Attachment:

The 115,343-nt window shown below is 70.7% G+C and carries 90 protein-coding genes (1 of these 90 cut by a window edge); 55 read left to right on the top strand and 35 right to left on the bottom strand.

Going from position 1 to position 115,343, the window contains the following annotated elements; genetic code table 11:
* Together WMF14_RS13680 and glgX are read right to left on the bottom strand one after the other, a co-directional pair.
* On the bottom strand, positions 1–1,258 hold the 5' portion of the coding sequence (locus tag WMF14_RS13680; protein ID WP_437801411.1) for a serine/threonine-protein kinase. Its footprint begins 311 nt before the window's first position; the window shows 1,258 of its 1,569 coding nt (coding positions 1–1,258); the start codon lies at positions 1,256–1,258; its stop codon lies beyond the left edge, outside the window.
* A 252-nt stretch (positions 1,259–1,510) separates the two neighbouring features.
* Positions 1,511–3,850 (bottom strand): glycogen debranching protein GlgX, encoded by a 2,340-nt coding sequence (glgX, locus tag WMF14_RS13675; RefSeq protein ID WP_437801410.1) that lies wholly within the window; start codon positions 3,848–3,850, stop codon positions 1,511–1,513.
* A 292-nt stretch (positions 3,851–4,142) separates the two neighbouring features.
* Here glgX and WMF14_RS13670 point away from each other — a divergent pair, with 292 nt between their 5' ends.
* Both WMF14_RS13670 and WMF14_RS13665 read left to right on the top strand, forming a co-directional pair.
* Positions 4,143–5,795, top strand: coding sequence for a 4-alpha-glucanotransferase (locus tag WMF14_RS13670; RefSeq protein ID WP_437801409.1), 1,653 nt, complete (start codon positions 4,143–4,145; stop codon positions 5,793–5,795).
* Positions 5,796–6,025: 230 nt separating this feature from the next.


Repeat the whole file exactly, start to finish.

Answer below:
The 115,343-nt window shown below is 70.7% G+C and carries 90 protein-coding genes (1 of these 90 cut by a window edge); 55 read left to right on the top strand and 35 right to left on the bottom strand.

Going from position 1 to position 115,343, the window contains the following annotated elements; genetic code table 11:
* Together WMF14_RS13680 and glgX are read right to left on the bottom strand one after the other, a co-directional pair.
* On the bottom strand, positions 1–1,258 hold the 5' portion of the coding sequence (locus tag WMF14_RS13680; protein ID WP_437801411.1) for a serine/threonine-protein kinase. Its footprint begins 311 nt before the window's first position; the window shows 1,258 of its 1,569 coding nt (coding positions 1–1,258); the start codon lies at positions 1,256–1,258; its stop codon lies beyond the left edge, outside the window.
* A 252-nt stretch (positions 1,259–1,510) separates the two neighbouring features.
* Positions 1,511–3,850 (bottom strand): glycogen debranching protein GlgX, encoded by a 2,340-nt coding sequence (glgX, locus tag WMF14_RS13675; RefSeq protein ID WP_437801410.1) that lies wholly within the window; start codon positions 3,848–3,850, stop codon positions 1,511–1,513.
* A 292-nt stretch (positions 3,851–4,142) separates the two neighbouring features.
* Here glgX and WMF14_RS13670 point away from each other — a divergent pair, with 292 nt between their 5' ends.
* Both WMF14_RS13670 and WMF14_RS13665 read left to right on the top strand, forming a co-directional pair.
* Positions 4,143–5,795, top strand: coding sequence for a 4-alpha-glucanotransferase (locus tag WMF14_RS13670; RefSeq protein ID WP_437801409.1), 1,653 nt, complete (start codon positions 4,143–4,145; stop codon positions 5,793–5,795).
* Positions 5,796–6,025: 230 nt separating this feature from the next.